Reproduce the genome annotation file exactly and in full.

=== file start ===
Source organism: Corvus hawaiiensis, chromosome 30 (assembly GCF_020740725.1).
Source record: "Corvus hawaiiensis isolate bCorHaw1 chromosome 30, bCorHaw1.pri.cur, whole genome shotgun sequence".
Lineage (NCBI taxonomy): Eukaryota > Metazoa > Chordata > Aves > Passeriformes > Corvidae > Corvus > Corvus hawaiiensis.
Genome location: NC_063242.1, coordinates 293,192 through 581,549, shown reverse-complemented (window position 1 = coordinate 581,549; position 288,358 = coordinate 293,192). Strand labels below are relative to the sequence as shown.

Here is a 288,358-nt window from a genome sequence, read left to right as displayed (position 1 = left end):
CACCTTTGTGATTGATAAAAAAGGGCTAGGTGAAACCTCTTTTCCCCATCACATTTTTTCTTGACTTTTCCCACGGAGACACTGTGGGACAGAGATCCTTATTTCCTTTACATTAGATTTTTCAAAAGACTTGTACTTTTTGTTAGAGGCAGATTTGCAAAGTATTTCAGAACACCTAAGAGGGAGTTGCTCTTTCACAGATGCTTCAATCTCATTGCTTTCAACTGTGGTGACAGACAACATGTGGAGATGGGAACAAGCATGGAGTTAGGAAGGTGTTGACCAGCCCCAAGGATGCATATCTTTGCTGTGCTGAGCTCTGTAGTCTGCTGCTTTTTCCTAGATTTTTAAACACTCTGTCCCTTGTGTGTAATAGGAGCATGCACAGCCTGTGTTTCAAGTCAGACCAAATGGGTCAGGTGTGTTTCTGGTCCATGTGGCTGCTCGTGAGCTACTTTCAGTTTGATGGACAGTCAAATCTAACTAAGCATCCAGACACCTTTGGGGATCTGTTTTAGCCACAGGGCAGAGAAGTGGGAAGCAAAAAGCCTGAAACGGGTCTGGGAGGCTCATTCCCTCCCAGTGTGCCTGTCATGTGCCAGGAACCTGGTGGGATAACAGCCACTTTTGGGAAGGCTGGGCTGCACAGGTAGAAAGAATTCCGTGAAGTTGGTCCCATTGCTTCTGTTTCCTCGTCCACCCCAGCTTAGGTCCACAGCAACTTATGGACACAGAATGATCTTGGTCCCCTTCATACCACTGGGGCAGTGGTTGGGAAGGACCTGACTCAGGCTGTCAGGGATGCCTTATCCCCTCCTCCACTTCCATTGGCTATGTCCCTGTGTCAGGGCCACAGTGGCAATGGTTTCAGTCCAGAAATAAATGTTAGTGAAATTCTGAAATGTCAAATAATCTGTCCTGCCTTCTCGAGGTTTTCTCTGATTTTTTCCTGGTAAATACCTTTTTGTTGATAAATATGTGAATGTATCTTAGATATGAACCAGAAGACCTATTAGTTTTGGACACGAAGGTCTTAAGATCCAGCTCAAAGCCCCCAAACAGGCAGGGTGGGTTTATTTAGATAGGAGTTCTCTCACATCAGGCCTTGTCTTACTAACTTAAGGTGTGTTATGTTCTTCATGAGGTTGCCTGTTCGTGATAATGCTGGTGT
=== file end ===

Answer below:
Source organism: Corvus hawaiiensis, chromosome 30 (assembly GCF_020740725.1).
Source record: "Corvus hawaiiensis isolate bCorHaw1 chromosome 30, bCorHaw1.pri.cur, whole genome shotgun sequence".
Lineage (NCBI taxonomy): Eukaryota > Metazoa > Chordata > Aves > Passeriformes > Corvidae > Corvus > Corvus hawaiiensis.
Genome location: NC_063242.1, coordinates 293,192 through 581,549, shown reverse-complemented (window position 1 = coordinate 581,549; position 288,358 = coordinate 293,192). Strand labels below are relative to the sequence as shown.

Here is a 288,358-nt window from a genome sequence, read left to right as displayed (position 1 = left end):
CACCTTTGTGATTGATAAAAAAGGGCTAGGTGAAACCTCTTTTCCCCATCACATTTTTTCTTGACTTTTCCCACGGAGACACTGTGGGACAGAGATCCTTATTTCCTTTACATTAGATTTTTCAAAAGACTTGTACTTTTTGTTAGAGGCAGATTTGCAAAGTATTTCAGAACACCTAAGAGGGAGTTGCTCTTTCACAGATGCTTCAATCTCATTGCTTTCAACTGTGGTGACAGACAACATGTGGAGATGGGAACAAGCATGGAGTTAGGAAGGTGTTGACCAGCCCCAAGGATGCATATCTTTGCTGTGCTGAGCTCTGTAGTCTGCTGCTTTTTCCTAGATTTTTAAACACTCTGTCCCTTGTGTGTAATAGGAGCATGCACAGCCTGTGTTTCAAGTCAGACCAAATGGGTCAGGTGTGTTTCTGGTCCATGTGGCTGCTCGTGAGCTACTTTCAGTTTGATGGACAGTCAAATCTAACTAAGCATCCAGACACCTTTGGGGATCTGTTTTAGCCACAGGGCAGAGAAGTGGGAAGCAAAAAGCCTGAAACGGGTCTGGGAGGCTCATTCCCTCCCAGTGTGCCTGTCATGTGCCAGGAACCTGGTGGGATAACAGCCACTTTTGGGAAGGCTGGGCTGCACAGGTAGAAAGAATTCCGTGAAGTTGGTCCCATTGCTTCTGTTTCCTCGTCCACCCCAGCTTAGGTCCACAGCAACTTATGGACACAGAATGATCTTGGTCCCCTTCATACCACTGGGGCAGTGGTTGGGAAGGACCTGACTCAGGCTGTCAGGGATGCCTTATCCCCTCCTCCACTTCCATTGGCTATGTCCCTGTGTCAGGGCCACAGTGGCAATGGTTTCAGTCCAGAAATAAATGTTAGTGAAATTCTGAAATGTCAAATAATCTGTCCTGCCTTCTCGAGGTTTTCTCTGATTTTTTCCTGGTAAATACCTTTTTGTTGATAAATATGTGAATGTATCTTAGATATGAACCAGAAGACCTATTAGTTTTGGACACGAAGGTCTTAAGATCCAGCTCAAAGCCCCCAAACAGGCAGGGTGGGTTTATTTAGATAGGAGTTCTCTCACATCAGGCCTTGTCTTACTAACTTAAGGTGTGTTATGTTCTTCATGAGGTTGCCTGTTCGTGATAATGCTGGTGT